Tuesday, 23 September 2014
Last updated 7 min ago
Oct 31 2011 | 9:46am ET
The liquidators of collapsed hedge fund Weavering Capital blasted the firm's founder as part of its effort to recover money for the hedge fund's investors.
Magnus Peterson and other Weavering employees "cynically manipulated" the fund's performance almost from day one "to pretend that the Macro fund had made a profit," Robert Anderson, a lawyer for the liquidators, said Friday. Anderson also accused Peterson of using swaps with a Weavering-controlled entity that he claims investors knew nothing about to hide losses.
"It is only because you had the ability, in the comfort of your home, just before midnight, three days after trading for the month finished, to put on these two trades which you knew had a guaranteed profit," Anderson said to Peterson, who is representing himself in the High Court case, which began earlier this month. Anderson was referring to a Sept. 1, 2003, trade which he claims allowed Weavering to turn a 19% August loss into a 3% profit.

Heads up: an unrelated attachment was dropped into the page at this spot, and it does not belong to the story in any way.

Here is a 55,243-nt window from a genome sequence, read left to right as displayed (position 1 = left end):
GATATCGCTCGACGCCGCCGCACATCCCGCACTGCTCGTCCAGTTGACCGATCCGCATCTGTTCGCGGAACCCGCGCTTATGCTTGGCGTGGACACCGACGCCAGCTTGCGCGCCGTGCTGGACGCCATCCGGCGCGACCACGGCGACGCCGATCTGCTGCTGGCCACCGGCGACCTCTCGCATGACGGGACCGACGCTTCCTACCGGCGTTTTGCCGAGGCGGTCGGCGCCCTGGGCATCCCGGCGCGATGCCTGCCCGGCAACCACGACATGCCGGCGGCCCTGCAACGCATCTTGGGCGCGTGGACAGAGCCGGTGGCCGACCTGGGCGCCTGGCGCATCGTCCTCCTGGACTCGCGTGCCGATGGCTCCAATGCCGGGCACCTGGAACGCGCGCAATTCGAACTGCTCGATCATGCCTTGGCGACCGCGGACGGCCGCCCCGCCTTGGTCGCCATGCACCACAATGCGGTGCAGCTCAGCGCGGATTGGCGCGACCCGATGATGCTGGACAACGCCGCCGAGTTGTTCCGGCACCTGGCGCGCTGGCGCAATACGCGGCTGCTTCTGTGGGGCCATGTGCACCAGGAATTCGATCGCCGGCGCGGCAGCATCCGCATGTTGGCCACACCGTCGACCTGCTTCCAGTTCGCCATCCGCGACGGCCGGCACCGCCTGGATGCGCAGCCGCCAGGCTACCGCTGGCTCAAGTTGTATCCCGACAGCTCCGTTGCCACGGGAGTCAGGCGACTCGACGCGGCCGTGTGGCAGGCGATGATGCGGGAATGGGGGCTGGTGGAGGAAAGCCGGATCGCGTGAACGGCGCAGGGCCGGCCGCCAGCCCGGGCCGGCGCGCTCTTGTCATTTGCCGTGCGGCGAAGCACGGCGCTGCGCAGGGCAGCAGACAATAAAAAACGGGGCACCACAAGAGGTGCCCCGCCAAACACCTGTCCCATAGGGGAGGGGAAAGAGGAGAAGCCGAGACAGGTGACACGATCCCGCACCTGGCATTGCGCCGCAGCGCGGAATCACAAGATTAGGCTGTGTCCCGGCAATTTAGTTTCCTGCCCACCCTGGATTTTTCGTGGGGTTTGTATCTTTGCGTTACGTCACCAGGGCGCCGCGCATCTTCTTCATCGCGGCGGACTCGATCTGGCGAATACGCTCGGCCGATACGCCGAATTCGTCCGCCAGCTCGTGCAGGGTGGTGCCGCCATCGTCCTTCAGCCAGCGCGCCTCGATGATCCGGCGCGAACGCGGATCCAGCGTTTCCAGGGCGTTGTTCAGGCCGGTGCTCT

Weavering collapsed in 2009 after an investigation found that more than 100% of its Macro fund's net assets were tied up in swaps with another Weavering entity. British regulators dropped their probe of Weavering last month, but a Cayman Islands court in August slapped Peterson's younger brother and stepfather, both directors of the Weavering fund, with US$111 million in fines for fraud.
Peterson denied that he used the swaps to hide losses, saying that he and his fellow managers were "finding our feet" during Weavering's early days.
"We didn't have all the routines in place," he said. "It was probably after exchange hours and Friday [and] we wanted to hedge the position."
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